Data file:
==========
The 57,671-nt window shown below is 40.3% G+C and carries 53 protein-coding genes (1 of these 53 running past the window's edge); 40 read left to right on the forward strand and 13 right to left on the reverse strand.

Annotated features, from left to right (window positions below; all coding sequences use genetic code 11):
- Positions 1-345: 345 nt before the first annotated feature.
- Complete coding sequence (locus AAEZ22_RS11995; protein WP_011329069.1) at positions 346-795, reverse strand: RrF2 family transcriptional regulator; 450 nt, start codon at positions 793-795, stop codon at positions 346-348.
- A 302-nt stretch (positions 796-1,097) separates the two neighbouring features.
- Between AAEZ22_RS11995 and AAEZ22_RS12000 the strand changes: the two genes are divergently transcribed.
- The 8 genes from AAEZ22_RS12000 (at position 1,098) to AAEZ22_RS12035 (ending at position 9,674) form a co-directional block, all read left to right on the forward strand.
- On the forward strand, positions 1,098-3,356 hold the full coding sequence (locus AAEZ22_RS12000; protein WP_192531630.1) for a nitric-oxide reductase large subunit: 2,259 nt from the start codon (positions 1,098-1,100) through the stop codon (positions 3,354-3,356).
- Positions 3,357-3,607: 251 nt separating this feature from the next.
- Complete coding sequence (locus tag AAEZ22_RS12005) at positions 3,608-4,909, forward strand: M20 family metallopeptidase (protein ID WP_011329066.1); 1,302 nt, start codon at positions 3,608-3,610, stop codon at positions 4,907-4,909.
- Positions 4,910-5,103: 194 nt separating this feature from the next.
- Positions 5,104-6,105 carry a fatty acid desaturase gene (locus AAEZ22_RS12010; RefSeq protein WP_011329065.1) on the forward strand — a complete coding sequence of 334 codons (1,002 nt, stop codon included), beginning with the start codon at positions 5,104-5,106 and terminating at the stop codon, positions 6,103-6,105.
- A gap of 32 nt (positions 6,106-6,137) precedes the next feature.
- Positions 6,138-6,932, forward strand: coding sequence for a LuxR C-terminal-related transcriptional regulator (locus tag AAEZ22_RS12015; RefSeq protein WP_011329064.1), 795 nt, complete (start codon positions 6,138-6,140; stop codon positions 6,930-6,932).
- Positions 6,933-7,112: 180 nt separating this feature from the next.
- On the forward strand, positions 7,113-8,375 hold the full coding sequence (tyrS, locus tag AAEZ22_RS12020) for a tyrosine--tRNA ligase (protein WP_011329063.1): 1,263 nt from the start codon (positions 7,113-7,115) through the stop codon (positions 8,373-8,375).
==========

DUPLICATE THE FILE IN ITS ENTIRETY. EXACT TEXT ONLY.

The 57,671-nt window shown below is 40.3% G+C and carries 53 protein-coding genes (1 of these 53 running past the window's edge); 40 read left to right on the forward strand and 13 right to left on the reverse strand.

Annotated features, from left to right (window positions below; all coding sequences use genetic code 11):
- Positions 1-345: 345 nt before the first annotated feature.
- Complete coding sequence (locus AAEZ22_RS11995; protein WP_011329069.1) at positions 346-795, reverse strand: RrF2 family transcriptional regulator; 450 nt, start codon at positions 793-795, stop codon at positions 346-348.
- A 302-nt stretch (positions 796-1,097) separates the two neighbouring features.
- Between AAEZ22_RS11995 and AAEZ22_RS12000 the strand changes: the two genes are divergently transcribed.
- The 8 genes from AAEZ22_RS12000 (at position 1,098) to AAEZ22_RS12035 (ending at position 9,674) form a co-directional block, all read left to right on the forward strand.
- On the forward strand, positions 1,098-3,356 hold the full coding sequence (locus AAEZ22_RS12000; protein WP_192531630.1) for a nitric-oxide reductase large subunit: 2,259 nt from the start codon (positions 1,098-1,100) through the stop codon (positions 3,354-3,356).
- Positions 3,357-3,607: 251 nt separating this feature from the next.
- Complete coding sequence (locus tag AAEZ22_RS12005) at positions 3,608-4,909, forward strand: M20 family metallopeptidase (protein ID WP_011329066.1); 1,302 nt, start codon at positions 3,608-3,610, stop codon at positions 4,907-4,909.
- Positions 4,910-5,103: 194 nt separating this feature from the next.
- Positions 5,104-6,105 carry a fatty acid desaturase gene (locus AAEZ22_RS12010; RefSeq protein WP_011329065.1) on the forward strand — a complete coding sequence of 334 codons (1,002 nt, stop codon included), beginning with the start codon at positions 5,104-5,106 and terminating at the stop codon, positions 6,103-6,105.
- A gap of 32 nt (positions 6,106-6,137) precedes the next feature.
- Positions 6,138-6,932, forward strand: coding sequence for a LuxR C-terminal-related transcriptional regulator (locus tag AAEZ22_RS12015; RefSeq protein WP_011329064.1), 795 nt, complete (start codon positions 6,138-6,140; stop codon positions 6,930-6,932).
- Positions 6,933-7,112: 180 nt separating this feature from the next.
- On the forward strand, positions 7,113-8,375 hold the full coding sequence (tyrS, locus tag AAEZ22_RS12020) for a tyrosine--tRNA ligase (protein WP_011329063.1): 1,263 nt from the start codon (positions 7,113-7,115) through the stop codon (positions 8,373-8,375).